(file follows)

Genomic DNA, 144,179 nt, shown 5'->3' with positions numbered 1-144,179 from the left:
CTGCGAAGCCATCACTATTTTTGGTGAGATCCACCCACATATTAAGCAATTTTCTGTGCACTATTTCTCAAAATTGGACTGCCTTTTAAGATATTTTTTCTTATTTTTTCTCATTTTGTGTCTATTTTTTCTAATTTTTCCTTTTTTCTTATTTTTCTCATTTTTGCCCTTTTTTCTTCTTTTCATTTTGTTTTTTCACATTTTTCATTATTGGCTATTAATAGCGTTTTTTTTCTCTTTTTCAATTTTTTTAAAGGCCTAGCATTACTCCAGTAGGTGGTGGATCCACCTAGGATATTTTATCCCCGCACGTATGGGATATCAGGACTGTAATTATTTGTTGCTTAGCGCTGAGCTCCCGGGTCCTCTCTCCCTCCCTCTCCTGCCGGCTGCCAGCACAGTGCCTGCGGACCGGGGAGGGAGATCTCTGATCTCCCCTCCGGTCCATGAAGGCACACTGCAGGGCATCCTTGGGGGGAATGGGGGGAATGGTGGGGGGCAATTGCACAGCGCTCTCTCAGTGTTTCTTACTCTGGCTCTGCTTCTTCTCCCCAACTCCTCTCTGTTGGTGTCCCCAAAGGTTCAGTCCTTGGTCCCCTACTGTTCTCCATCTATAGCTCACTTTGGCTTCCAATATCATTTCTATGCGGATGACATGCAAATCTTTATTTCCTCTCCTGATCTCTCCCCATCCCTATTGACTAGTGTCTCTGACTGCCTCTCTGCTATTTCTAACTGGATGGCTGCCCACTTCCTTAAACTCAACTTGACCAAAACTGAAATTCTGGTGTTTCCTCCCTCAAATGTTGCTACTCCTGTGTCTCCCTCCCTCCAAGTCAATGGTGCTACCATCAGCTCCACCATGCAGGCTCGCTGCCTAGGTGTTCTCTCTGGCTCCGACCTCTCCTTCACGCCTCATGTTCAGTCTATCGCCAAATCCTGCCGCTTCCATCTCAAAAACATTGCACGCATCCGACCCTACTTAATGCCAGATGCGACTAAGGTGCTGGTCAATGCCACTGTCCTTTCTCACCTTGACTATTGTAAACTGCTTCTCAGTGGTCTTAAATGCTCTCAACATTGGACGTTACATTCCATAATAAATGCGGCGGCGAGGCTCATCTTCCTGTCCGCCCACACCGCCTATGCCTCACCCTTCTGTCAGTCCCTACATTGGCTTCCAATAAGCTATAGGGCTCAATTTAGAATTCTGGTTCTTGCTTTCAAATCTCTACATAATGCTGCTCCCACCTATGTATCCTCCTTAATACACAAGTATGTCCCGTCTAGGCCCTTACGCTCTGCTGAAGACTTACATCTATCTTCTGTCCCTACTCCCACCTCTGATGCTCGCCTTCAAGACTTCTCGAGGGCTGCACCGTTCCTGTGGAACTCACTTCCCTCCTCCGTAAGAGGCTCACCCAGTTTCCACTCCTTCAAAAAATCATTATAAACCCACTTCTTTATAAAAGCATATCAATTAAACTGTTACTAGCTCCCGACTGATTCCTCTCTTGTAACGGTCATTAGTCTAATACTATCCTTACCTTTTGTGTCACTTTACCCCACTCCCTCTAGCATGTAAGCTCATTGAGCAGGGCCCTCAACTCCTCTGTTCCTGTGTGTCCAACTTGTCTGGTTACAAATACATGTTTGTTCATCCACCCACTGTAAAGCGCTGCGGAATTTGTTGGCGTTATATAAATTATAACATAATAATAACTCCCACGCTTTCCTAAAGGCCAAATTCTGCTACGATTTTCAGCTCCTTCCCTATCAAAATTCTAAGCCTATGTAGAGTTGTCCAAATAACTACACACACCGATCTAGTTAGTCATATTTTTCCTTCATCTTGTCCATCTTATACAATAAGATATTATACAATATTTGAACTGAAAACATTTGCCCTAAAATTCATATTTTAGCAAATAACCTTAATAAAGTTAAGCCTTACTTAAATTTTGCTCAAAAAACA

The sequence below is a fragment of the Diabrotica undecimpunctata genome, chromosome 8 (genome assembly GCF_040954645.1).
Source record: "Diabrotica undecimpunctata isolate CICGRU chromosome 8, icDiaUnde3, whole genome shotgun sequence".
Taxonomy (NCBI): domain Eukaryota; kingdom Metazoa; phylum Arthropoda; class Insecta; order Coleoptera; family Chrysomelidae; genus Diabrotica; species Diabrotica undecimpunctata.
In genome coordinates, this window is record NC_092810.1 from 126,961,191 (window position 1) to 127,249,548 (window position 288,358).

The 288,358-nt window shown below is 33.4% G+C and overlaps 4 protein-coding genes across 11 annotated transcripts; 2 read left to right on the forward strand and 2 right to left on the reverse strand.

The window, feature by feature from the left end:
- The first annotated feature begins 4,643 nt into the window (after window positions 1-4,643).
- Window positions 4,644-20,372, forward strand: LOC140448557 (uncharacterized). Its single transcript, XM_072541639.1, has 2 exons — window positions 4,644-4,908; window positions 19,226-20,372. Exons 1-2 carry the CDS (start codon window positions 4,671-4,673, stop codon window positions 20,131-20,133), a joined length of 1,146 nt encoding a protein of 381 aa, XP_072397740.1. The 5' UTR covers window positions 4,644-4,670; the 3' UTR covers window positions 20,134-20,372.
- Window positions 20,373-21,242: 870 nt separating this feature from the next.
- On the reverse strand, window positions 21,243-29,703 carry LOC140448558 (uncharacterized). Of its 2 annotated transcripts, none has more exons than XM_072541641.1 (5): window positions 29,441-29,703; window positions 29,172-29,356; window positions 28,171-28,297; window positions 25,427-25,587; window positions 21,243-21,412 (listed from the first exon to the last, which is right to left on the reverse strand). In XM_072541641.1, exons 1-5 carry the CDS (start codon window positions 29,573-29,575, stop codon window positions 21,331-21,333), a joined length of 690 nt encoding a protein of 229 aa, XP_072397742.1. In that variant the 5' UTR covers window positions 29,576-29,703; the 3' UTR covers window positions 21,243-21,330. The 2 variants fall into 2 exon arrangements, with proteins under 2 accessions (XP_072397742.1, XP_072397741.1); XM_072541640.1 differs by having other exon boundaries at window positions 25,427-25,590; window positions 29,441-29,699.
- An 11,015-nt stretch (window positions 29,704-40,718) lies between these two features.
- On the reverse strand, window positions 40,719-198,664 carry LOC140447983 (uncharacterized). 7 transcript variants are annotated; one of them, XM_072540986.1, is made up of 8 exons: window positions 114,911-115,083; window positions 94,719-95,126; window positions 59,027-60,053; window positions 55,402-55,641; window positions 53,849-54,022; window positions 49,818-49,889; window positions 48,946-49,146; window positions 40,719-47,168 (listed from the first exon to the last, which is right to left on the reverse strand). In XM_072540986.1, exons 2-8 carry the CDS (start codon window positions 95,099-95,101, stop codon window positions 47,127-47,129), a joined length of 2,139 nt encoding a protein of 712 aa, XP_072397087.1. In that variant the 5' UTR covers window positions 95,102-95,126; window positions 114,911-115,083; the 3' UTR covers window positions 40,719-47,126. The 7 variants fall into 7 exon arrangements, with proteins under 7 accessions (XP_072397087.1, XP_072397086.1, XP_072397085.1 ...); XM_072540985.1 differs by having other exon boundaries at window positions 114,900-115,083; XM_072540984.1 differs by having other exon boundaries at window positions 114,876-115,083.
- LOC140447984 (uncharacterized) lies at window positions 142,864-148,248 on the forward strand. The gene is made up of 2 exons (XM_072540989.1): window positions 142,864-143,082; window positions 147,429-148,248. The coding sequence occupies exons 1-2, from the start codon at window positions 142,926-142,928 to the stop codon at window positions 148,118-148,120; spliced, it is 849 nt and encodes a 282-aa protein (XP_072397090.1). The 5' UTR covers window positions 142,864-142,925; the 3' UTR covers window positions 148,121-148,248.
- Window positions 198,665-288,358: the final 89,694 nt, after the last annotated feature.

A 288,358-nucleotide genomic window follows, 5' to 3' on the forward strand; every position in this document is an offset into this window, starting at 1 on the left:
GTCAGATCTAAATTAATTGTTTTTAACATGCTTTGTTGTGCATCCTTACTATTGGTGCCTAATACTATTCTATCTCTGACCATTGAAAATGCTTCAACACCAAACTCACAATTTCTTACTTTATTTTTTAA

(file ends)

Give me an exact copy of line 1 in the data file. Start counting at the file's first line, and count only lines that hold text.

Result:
Genomic DNA, 144,179 nt, shown 5'->3' with positions numbered 1-144,179 from the left: